As I mentioned in my sermon introduction this week, I actually wrote (and rewrote) my lesson three times.  Perhaps the hardest part of preparing a sermon isn't deciding what to say, it is determining what not to say.  Often times a lot of good content gets left behind on the cutting room floor for the sake of time.  The goal of this blog has always been to supplement the sermon content with some additional thoughts that take us even deeper as we contemplate the text and the associated lesson.  With that said, I'd like for us to think about one aspect of God's word that I wasn't able to cover in the sermon.  That is, the creative power of God's word.

     In Genesis 1, the story of creation begins with empty darkness.  There was only God.  Then, God spoke and by the power of his word, things that formerly had not been, began to take shape and substance.  First, light and dark (day and night); then sky and sea; then dry land; then vegetation; then the sun, moon, and stars; then the living creatures of sea, air, and land; and finally, man.  All of these things exist through the creative power of God's word.

     However, the story of God creating through his word doesn't begin and end in the first two chapters of the Bible.  It is a recurring theme throughout.  God commands Noah to build an ark to preserve for himself a remnant of mankind after he judges the whole earth through the flood (Genesis 6-8).  God callsAbram out of Ur and promises to make him the father of a great nation through which he will bless the whole world (Genesis 12).  God prescribes to Moses on Mount Sinai the Law by which his people are to live and thrive (Exodus 20).  God promises an eternal kingdom for his people through the lineage of King David (2 Samuel 7).  The prophets speak blessing and judgement upon the people by the power and authority of the Holy Spirit.  Finally, Jesus and his Apostles after him, proclaim the good news that gives new life to those who were formerly dead in their sins.

     God's word is above all things, his power to create and to give life.  This is why the Apostle John in his gospel writes of Jesus, "And the Word became flesh and dwelt among us, and we have seen his glory, glory as of the only Son from the Father, full of grace and truth" (John 1:14).  Everything that God's word accomplishes is made manifest in Jesus (creation, knowledge of God, conviction of sin, salvation, etc.).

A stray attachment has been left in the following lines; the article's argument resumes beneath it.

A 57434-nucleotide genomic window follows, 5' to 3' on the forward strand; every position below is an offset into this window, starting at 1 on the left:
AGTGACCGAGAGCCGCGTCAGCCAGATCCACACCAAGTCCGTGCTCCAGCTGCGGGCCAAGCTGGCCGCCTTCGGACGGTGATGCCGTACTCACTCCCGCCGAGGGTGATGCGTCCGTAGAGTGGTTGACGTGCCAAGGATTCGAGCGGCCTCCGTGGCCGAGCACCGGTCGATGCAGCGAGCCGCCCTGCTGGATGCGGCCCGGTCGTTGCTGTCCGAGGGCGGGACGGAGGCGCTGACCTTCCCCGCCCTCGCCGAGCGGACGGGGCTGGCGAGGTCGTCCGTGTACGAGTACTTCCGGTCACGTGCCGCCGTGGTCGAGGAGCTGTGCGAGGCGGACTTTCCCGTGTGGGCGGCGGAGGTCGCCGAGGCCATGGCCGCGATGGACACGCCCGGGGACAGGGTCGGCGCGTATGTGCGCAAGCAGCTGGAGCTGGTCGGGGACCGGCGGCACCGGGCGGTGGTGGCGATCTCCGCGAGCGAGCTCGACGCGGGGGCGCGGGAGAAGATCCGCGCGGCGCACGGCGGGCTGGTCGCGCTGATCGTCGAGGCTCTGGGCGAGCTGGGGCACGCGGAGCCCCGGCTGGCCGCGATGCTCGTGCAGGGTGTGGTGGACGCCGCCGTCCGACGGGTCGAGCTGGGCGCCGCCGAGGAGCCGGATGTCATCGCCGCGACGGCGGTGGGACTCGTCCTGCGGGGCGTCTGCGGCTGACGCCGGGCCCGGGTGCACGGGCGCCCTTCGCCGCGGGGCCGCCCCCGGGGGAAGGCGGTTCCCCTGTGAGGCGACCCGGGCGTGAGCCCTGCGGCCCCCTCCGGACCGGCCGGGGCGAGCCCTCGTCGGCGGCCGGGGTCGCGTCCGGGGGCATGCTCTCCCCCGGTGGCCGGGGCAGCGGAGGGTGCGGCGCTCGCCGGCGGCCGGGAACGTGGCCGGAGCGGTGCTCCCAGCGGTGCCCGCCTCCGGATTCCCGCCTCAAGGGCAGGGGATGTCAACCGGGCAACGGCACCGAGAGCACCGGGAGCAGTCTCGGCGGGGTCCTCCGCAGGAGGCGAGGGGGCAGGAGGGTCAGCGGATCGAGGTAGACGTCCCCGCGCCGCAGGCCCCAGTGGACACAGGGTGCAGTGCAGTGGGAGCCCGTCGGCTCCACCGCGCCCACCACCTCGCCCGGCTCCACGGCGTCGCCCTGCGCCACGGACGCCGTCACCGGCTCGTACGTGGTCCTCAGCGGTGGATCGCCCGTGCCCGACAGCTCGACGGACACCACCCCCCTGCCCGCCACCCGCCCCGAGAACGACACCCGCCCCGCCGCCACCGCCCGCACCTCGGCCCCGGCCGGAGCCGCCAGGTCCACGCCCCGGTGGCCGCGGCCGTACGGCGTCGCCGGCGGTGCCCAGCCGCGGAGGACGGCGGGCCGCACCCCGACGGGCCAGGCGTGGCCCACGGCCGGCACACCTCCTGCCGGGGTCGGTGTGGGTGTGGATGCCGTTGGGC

When we neglect God's word, we cut ourselves off from its life giving power.  Jesus says without his bread and his water, we will perpetually suffer from persistent hunger and thirst (John 4:13-14, John 6:35).  However, spiritual malnourishment and dehydration are just the tip of a much larger iceberg.  This is what we can see, but there is much more that lies hidden beneath the surface and threatens to sink us like the great vessel, Titanic.

     The excellent Bible teacher, Jen Wilkin writes in her book, Women of the Word(also a great read for men), “We must make a study of our God: what he loves, what he hates, how he speaks and acts. We cannot imitate a God whose features and habits we have never learned. We must make a study of him if we want to become like him. We must seek his face.”  Scripture teaches us that Christ's purpose in salvation isn't to make much of us, but rather to make much of him.  As the Apostle Peter writes in his first epistle, "But you are a chosen race, a royal priesthood, a holy nation, a people for his own possession, that you may proclaim the excellencies of him who called you out of darkness into his marvelous light" (1 Peter 2:9).

     Our conformance to the image of Christ, our re-creation into his likeness by the power of his word, reflects his glory to the ends of the earth and beyond, and fulfills the purpose for which we were set apart.  There are so many reasons why our devotion to studying God's word is so incredibly important for us.  Those listed in the lesson this week and the ones we have just discussed only scratch the surface.  If I had but one prayer with which to make my petition to God for the people of The Journey, it would be that he might grant us an unquenchable desire to come to his Word.  It is truly a fountain of living water!

In Grace,
Chris Morris

If you missed this week's sermon (or just want to listen again), follow the link below to listen. Or subscribe to our podcast in iTunes.

Part 9 - Delighting in God Through His Word

Questions discussed in this sermon

1.  How can we know God?
2.  What role does the mind play in our relationship with God?
3.  Why is studying the Bible so important to our spiritual health and our worship?